This is an interesting book, written by a man who is not only a Vietnam combat veteran, but also a retired teacher of psychology at West Point, and a teacher and trainer of military and law enforcement organizations regarding the reality of combat. He bases his book on studies and on the research of other scientists regarding combat, mental stress in combat, and psychiatric casualties of combat; on observations made by combat professionals, and on anecdotes from those who have undergone combat.

I
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Tom
An important, fascinating, sometimes disturbing book on the psychology behind killing, specifically in wartime.

A fact that restores your faith in the human race: most people, when ordered to kill their fellow human beings on the front lines of war, will simply choose not to do so. 80-85% become "non-shooters". Even when forced to shoot, they will intentionally miss rather than shoot at a fellow human.

The military since Vietnam has used psychological conditioning to overcome this innate resistan
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Xio
Lt.Col. Grossman is developing a field of study he has termed 'killology'. As you can probably guess, this is the study of killing. His book here is concerned with the psychological and subsequent social effects of learning to kill. It is well researched and written in a careful and sensitive tone, he maintains a respect for his subjects--mostly military personnel.

He begins with a detailed analysis of the inhibition against killing humans and its effects on battlefields. This leads to a discuss
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Priscilla
This is a wonderful, eye-opening book. I read it and couldn't stop thinking about it. I wanted to share my learning with everyone, but I was worried people would find me a bit imbalanced and inappropriate for being so excited about death.

Which is oddly enough, the author's main point. Death is a taboo topic is our modern society. It used to be that people killed the animals they ate, family members and friends died at young ages, and old people died at home, surrounded by their loved ones. Nowad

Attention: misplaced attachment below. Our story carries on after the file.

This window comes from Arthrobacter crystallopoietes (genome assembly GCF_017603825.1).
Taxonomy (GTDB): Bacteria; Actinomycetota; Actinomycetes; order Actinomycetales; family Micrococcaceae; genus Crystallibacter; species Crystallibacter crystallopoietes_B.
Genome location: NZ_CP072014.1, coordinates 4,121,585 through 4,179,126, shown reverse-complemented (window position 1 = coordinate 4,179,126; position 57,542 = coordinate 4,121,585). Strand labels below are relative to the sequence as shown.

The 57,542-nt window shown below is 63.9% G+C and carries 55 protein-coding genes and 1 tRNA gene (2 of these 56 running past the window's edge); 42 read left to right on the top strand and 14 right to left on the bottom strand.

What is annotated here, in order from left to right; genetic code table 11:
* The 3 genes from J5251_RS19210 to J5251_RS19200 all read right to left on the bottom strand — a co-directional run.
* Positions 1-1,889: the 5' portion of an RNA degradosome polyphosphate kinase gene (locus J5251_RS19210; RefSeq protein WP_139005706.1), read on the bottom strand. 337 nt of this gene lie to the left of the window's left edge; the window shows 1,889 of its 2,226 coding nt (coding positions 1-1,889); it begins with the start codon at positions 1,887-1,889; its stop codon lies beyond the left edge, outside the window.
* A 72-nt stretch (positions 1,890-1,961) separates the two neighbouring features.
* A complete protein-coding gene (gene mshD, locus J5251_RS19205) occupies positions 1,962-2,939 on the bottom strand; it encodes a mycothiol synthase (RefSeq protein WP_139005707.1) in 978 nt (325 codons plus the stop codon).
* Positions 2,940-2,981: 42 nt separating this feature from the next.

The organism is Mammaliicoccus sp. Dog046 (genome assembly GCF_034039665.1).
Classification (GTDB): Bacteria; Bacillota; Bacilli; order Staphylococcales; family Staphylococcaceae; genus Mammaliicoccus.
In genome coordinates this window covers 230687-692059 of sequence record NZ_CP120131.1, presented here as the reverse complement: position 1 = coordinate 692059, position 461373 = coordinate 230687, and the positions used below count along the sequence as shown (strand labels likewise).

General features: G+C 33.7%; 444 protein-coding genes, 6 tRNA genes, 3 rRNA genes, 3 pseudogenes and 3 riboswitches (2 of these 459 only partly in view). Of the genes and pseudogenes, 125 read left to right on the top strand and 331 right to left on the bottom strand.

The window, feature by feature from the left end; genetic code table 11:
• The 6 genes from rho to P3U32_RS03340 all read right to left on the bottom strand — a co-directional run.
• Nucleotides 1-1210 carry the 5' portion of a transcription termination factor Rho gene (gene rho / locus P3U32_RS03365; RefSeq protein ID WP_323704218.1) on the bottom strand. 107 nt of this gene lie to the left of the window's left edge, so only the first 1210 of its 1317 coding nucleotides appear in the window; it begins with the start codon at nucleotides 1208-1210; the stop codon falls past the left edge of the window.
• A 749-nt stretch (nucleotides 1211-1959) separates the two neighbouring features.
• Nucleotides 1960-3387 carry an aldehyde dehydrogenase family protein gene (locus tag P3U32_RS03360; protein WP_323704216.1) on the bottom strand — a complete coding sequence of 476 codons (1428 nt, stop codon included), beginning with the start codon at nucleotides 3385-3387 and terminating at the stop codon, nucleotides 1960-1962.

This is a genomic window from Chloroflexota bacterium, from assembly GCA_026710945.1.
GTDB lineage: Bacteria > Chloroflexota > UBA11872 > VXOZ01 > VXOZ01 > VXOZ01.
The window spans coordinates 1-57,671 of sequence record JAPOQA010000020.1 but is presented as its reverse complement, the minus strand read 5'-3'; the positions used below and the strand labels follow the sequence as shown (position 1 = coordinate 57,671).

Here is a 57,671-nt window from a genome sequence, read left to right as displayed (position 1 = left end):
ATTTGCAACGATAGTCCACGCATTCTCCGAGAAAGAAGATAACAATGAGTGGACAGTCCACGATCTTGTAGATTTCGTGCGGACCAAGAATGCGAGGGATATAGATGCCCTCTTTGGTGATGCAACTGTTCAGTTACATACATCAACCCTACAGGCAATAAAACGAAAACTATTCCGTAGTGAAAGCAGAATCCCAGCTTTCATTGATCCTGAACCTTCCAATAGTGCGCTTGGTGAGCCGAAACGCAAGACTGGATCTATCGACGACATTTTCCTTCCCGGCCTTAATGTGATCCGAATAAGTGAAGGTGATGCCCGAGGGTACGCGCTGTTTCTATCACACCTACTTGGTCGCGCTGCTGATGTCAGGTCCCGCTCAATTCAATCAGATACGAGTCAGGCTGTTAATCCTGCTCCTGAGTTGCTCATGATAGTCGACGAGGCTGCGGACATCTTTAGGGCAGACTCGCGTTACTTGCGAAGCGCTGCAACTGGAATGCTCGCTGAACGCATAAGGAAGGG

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Peregrine 12
Four stars - I didn't 'like' this book, but I think it's an important read. The first part, about human psychology and warfare, was fascinating. I couldn't finish the latter part of the book about human atrocities, however. Just didn't have the stomach for it.

My only complaint: I wish the author would have included citations for his many statements about human nature. Specifically, on page 6-7 he describes the 'Soldier's Options' to fight, flight, posture, or submit. I had never heard of these
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Larry Bassett
http://libertary.com/books/reconcilia...

This is a fascinating story written by SLA Marshall's grandson about his exploration of whether his grandfather -- who said 85% of soldiers didn't fire -- had fabricated his research. John Marshall was a CO in Vietnam!

The alleged increase in the number of soldier who fired their weapons from 15% in WWII to 95% in Vietnam is at the core of this book. As the book concludes (on the final page) "The essence of this book has been that there is a force within ma
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Nathaniel